PLANAR-FLOW MELT SPINNING: PROCESS STABILITY AND MICROSTRUCTURAL CONTROL
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Byrne, Cormac John
Various melt spinning embodiments have been developed over the past 30 years and have been widely used, particularly at bench-scale for the production of metallic glasses. Much of the processing science has been developed 'as-needed' by the metallurgical community. Commercial scale-up has been limited, primarily because of the difficulty in maintaining good product quality. As yet, pilot-scale, and larger, single stage melt-spinning machines have not become industrially significant. The broad aim of this work is to develop a scientific basis for some technological objectives. One obvious processing restriction is the presence of surface defects on the product. A common span-wise defect, referred to as the cross-wave, is related to processing parameters. The key physics underlying the defect are found to be natural oscillations of the liquid metal puddle, akin to the oscillations of a plucked sphere of liquid. This discovery, not only provides a key piece of information about the defect and ways to eliminate it, but also ties this highly applied process to a classical fluid dynamics problem. The planar-flow melt spinning process is known to become unstable for various combinations of control parameters. As with any manufacturing process, a wider range of control and outputs is desirable. In this spirit, a theory, based on capillarity constraining the liquid metal, is developed which predicts a range of stable operating conditions. This theory also suggests a technology to extend the range of stable operation. This technology has been developed and successfully reduced to practice. The theory is further developed to provide more intimate details of the flow structure and pressure drops in the process. Another technologically driven element of this work is the examination of the cooling rates in the process and their manipulation using local heat transfer disruptions on the liquid metal puddle. This work demonstrates how product properties may be manipulated on a sub-millimeter scale. Finally a detailed description of the experimental operating procedure and hardware is presented, in order that future researchers may not have to 're-invent the wheel' regarding many subtle aspects of the process.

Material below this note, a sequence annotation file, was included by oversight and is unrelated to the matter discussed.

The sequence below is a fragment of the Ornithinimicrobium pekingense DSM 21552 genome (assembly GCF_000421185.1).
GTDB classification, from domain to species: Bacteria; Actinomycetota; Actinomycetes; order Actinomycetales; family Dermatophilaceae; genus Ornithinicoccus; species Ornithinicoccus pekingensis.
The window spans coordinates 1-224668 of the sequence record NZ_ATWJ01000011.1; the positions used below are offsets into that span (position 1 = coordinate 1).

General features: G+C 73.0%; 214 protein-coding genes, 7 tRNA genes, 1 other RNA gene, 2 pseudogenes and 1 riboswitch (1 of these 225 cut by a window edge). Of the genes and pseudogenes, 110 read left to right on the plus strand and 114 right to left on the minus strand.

NSF Grants DMI-0124730 and DMI-0423791
Melt spinning; Metal casting; Fluid flow; Stability; Microstructure; Spin casting; Mathematical modeling; Materials Processing
dissertation or thesis